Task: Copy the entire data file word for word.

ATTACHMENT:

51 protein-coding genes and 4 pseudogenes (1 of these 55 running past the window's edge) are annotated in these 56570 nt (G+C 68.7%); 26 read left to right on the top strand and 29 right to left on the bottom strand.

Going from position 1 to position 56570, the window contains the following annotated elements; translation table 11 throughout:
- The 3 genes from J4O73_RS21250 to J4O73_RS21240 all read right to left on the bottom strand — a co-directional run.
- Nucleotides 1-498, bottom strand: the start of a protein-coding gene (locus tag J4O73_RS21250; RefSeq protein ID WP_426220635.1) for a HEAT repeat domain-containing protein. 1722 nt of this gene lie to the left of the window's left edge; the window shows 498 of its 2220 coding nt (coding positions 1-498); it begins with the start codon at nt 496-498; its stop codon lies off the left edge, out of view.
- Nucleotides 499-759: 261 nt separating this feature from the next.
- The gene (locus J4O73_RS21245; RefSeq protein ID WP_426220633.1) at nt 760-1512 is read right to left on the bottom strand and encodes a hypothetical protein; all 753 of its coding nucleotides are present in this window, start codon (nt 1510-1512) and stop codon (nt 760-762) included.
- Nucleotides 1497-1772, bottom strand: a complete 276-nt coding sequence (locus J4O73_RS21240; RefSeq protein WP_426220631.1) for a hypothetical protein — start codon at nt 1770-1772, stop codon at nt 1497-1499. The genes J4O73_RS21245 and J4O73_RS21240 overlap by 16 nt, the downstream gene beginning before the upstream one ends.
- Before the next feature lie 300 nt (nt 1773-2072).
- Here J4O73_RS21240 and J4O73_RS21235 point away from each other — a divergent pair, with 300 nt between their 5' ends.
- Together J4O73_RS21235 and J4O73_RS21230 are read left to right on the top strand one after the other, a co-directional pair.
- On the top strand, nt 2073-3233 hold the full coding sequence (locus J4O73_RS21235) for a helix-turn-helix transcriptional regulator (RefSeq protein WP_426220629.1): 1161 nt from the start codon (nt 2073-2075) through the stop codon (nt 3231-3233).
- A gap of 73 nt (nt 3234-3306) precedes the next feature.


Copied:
51 protein-coding genes and 4 pseudogenes (1 of these 55 running past the window's edge) are annotated in these 56570 nt (G+C 68.7%); 26 read left to right on the top strand and 29 right to left on the bottom strand.

Going from position 1 to position 56570, the window contains the following annotated elements; translation table 11 throughout:
- The 3 genes from J4O73_RS21250 to J4O73_RS21240 all read right to left on the bottom strand — a co-directional run.
- Nucleotides 1-498, bottom strand: the start of a protein-coding gene (locus tag J4O73_RS21250; RefSeq protein ID WP_426220635.1) for a HEAT repeat domain-containing protein. 1722 nt of this gene lie to the left of the window's left edge; the window shows 498 of its 2220 coding nt (coding positions 1-498); it begins with the start codon at nt 496-498; its stop codon lies off the left edge, out of view.
- Nucleotides 499-759: 261 nt separating this feature from the next.
- The gene (locus J4O73_RS21245; RefSeq protein ID WP_426220633.1) at nt 760-1512 is read right to left on the bottom strand and encodes a hypothetical protein; all 753 of its coding nucleotides are present in this window, start codon (nt 1510-1512) and stop codon (nt 760-762) included.
- Nucleotides 1497-1772, bottom strand: a complete 276-nt coding sequence (locus J4O73_RS21240; RefSeq protein WP_426220631.1) for a hypothetical protein — start codon at nt 1770-1772, stop codon at nt 1497-1499. The genes J4O73_RS21245 and J4O73_RS21240 overlap by 16 nt, the downstream gene beginning before the upstream one ends.
- Before the next feature lie 300 nt (nt 1773-2072).
- Here J4O73_RS21240 and J4O73_RS21235 point away from each other — a divergent pair, with 300 nt between their 5' ends.
- Together J4O73_RS21235 and J4O73_RS21230 are read left to right on the top strand one after the other, a co-directional pair.
- On the top strand, nt 2073-3233 hold the full coding sequence (locus J4O73_RS21235) for a helix-turn-helix transcriptional regulator (RefSeq protein WP_426220629.1): 1161 nt from the start codon (nt 2073-2075) through the stop codon (nt 3231-3233).
- A gap of 73 nt (nt 3234-3306) precedes the next feature.